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Employee Contribution Strategy

Many employers looking for ways to reduce employee benefit costs do so by shifting cost to employees through plan design changes or employee contributions.  But as employer shared responsibility penalties become a reality in 2015, increasing employee contributions could drive lower paid employees to the exchanges, thereby triggering penalties.  So the dilemma many employers face is how to increase employee contributions without making the coverage unaffordable to employees, or perhaps employee contributions are already at a level that makes the coverage unaffordable to some employees.  When the employee base is a mix of high and low paid employees like so many companies are, there is another option.  Reducing employee contributions to make the employer sponsored coverage affordable for all employees may mean drastically reducing contributions and shifting a lot of cost back to the employer. 

The good news is that the laws and regulation on discrimination do not protect higher paid employees.  In fact, non-discrimination laws prevent employers from providing better benefits to higher paid employees, but not the opposite and the Affordable Care Act explicitly states that employers are not prevented from requiring higher paid employees to pay higher contributions.  Section 1001 of the ACA revises the Public Health Service Act as follows:

SEC. 2716. PROHIBITION OF DISCRIMINATION BASED ON SALARY.
(a)IN GENERAL.—The plan sponsor of a group health plan (other than a self-insured plan) may not establish rules relating to the health insurance coverage eligibility (including continued eligibility)of any full-time employee under the terms of the plan that are based on the total hourly or annual salary of the employee or otherwise establish eligibility rules that have the effect of discriminating in favor of higher wage employees.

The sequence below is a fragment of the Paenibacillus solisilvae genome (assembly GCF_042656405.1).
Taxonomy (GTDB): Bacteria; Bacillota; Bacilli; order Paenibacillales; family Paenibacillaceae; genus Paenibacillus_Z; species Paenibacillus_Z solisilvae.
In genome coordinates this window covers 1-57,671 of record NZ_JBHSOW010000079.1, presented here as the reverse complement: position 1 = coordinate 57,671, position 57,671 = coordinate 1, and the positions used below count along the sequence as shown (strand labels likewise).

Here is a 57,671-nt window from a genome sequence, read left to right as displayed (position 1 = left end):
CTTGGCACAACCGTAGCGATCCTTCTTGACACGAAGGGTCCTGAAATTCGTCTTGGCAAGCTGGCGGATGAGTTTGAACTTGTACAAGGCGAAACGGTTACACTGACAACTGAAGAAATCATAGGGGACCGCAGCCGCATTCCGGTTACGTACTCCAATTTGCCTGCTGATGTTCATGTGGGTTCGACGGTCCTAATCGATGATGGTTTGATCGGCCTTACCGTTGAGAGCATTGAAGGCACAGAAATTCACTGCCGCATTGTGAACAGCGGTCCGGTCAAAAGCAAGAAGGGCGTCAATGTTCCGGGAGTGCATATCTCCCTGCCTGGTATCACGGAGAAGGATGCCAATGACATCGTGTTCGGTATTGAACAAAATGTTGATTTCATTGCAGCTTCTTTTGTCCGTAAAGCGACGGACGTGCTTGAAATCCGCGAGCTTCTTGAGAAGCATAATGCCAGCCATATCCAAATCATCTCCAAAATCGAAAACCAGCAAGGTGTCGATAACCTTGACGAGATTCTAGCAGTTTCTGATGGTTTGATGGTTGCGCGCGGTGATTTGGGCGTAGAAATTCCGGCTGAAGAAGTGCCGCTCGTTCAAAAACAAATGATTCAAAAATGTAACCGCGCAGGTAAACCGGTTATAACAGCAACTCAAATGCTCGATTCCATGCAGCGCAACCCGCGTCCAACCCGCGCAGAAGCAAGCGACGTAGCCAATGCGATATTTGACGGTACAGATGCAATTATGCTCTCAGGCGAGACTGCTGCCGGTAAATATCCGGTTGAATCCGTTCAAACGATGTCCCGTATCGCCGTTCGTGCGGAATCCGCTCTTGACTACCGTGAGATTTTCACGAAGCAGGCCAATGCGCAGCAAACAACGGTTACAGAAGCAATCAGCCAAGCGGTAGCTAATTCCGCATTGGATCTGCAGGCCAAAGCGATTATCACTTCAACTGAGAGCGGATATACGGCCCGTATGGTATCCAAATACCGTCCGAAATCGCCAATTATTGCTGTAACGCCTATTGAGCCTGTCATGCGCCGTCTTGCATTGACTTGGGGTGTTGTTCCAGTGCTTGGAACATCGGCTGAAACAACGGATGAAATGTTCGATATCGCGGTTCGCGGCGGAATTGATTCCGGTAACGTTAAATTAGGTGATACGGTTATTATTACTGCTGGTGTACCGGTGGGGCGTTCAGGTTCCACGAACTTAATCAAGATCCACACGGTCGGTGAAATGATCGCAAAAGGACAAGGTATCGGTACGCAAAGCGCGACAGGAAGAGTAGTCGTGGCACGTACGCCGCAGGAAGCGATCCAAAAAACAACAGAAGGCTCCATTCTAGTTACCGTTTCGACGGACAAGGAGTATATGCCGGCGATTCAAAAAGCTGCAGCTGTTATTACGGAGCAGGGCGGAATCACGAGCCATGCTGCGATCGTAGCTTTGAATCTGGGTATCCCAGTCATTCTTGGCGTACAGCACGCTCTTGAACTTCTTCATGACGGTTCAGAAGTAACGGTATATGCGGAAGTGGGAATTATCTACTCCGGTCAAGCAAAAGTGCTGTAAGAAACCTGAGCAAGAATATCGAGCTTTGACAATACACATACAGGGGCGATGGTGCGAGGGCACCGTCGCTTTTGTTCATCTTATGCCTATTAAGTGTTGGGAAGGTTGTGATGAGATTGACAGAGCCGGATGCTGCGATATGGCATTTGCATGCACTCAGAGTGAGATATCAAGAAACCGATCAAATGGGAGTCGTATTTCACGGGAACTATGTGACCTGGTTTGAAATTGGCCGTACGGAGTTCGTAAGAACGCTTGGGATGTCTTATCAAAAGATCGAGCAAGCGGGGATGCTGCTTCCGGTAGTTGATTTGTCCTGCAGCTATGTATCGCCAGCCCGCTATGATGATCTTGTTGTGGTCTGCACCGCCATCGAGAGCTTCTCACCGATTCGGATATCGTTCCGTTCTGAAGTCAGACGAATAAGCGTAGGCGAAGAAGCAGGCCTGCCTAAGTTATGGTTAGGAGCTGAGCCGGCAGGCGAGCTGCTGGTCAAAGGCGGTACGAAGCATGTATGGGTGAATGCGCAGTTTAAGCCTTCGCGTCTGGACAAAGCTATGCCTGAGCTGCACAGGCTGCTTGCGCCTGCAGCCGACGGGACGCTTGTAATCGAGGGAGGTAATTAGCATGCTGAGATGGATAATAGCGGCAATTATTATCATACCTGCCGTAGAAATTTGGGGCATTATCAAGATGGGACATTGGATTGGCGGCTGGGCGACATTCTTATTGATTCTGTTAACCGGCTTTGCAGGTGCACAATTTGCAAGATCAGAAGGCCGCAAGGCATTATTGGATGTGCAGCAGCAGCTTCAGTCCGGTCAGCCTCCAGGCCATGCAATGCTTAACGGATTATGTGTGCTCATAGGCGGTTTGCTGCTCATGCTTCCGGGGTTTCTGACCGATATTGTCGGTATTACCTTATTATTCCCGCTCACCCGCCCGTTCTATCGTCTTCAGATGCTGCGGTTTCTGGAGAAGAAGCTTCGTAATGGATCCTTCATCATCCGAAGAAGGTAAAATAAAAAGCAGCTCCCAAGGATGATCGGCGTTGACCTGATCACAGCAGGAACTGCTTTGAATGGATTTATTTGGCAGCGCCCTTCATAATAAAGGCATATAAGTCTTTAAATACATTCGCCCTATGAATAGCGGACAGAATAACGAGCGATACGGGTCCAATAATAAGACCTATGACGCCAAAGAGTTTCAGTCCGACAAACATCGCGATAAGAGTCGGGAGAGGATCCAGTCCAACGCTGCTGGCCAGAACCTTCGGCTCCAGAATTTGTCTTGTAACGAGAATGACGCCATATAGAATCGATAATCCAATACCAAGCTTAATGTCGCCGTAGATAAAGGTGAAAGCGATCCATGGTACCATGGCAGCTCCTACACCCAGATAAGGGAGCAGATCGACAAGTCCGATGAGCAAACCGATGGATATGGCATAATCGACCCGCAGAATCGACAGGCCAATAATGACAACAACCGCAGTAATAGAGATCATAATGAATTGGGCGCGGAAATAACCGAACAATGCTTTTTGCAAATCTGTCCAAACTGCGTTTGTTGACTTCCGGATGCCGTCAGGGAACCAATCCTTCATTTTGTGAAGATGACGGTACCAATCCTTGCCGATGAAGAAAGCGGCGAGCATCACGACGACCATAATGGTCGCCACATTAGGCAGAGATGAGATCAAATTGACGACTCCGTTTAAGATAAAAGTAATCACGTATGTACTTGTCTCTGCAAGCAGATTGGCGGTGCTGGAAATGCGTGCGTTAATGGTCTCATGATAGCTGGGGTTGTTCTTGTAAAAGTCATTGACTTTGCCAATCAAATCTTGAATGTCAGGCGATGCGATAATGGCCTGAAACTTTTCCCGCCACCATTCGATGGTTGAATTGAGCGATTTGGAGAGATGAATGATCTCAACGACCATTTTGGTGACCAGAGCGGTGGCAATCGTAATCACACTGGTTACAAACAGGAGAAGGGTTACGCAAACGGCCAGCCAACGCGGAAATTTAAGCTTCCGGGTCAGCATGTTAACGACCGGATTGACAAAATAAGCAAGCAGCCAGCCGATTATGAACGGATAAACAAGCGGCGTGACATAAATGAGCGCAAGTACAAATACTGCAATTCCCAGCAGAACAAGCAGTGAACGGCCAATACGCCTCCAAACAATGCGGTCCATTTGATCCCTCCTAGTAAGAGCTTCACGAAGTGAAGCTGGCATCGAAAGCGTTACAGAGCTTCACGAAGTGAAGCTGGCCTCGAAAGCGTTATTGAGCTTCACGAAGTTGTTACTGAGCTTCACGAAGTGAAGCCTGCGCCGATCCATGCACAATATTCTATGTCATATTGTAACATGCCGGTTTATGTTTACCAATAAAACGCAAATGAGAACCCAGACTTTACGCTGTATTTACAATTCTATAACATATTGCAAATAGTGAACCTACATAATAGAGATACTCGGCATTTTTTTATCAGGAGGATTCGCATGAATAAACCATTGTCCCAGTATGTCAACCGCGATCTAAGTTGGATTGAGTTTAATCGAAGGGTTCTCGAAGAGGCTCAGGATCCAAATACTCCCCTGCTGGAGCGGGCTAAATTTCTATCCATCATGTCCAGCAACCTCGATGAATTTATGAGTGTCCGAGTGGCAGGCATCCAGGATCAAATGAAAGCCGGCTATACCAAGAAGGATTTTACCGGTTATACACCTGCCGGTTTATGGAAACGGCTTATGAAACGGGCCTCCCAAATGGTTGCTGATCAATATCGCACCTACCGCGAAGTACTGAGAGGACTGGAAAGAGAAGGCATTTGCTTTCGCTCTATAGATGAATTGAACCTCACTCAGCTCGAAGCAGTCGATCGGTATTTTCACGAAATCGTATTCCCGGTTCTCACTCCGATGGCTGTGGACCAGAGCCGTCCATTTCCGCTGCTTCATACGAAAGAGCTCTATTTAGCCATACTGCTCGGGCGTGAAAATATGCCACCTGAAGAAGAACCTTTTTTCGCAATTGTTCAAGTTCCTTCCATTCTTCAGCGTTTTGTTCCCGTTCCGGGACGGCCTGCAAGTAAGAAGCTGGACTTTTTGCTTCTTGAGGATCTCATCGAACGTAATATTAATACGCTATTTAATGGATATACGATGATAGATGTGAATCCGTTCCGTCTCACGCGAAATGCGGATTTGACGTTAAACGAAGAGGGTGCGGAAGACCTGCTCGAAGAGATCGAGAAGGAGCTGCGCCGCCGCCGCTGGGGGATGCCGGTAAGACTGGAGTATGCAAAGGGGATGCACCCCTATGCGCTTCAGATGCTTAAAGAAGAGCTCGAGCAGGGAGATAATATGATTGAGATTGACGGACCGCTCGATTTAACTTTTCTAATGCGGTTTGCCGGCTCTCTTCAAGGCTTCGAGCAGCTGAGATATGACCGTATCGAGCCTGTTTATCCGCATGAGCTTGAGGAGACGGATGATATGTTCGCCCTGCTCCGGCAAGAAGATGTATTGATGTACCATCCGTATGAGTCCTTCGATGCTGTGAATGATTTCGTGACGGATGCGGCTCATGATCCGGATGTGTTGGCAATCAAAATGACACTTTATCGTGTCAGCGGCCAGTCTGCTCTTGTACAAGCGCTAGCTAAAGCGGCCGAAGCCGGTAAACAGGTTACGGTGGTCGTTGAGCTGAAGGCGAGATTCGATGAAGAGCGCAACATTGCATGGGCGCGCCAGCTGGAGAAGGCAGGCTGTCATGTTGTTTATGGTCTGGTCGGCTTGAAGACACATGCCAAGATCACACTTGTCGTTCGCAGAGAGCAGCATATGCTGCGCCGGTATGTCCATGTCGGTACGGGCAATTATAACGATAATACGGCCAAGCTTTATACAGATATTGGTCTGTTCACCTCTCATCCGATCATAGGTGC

(b) LIMITATION.—Subsection (a) shall not be construed to prohibit a plan sponsor from establishing contribution requirements for enrollment in the plan or coverage that provide for the payment by employees with lower hourly or annual compensation of a lower dollar or percentage contribution than the payment required of similarly situated employees with a higher hourly or annual compensation.

Therefore, as stated in (b), an employer may require higher paid employees to pay higher contributions.  One way to do this that would not likely be construed as unfair and would ensure coverage is affordable for all employees is to set employee contributions at a fixed dollar amount that the employer prefers, and as high as they want, but lower the contributions for individual employees to be no more than 9.5% of their annual income with the employer.  This takes advantage of the first affordability safe harbor by ensuring that the employee contribution towards employee only coverage is no more than 9.5% of the W-2 income.  At the same time, higher paid employees will pay the full contributions that the employer would like them to pay.  This strategy means that contributions will be reduced for lower paid employees to 9.5% of their W-2 income, but all higher paid employees will pay the full contribution set by the employer.


1 comment | Add a New Comment
1. Jack R. | January 29, 2014 at 09:57 AM EST

The minimum goal of every employer-sponsored group plan is to keep the group plan in place. With employee contributions increasing, many employer plans are experiencing drops in employee participation.

To keep your contract from terminating, most carriers require 50 percent of eligible employees to participate. Some ask for quarterly wage and tax reports upon renewal to verify participation levels.

Thanks,

Jack @ a href=\http://www.linkedin.com/company/direct-accident-management\Direct Accident Management/a

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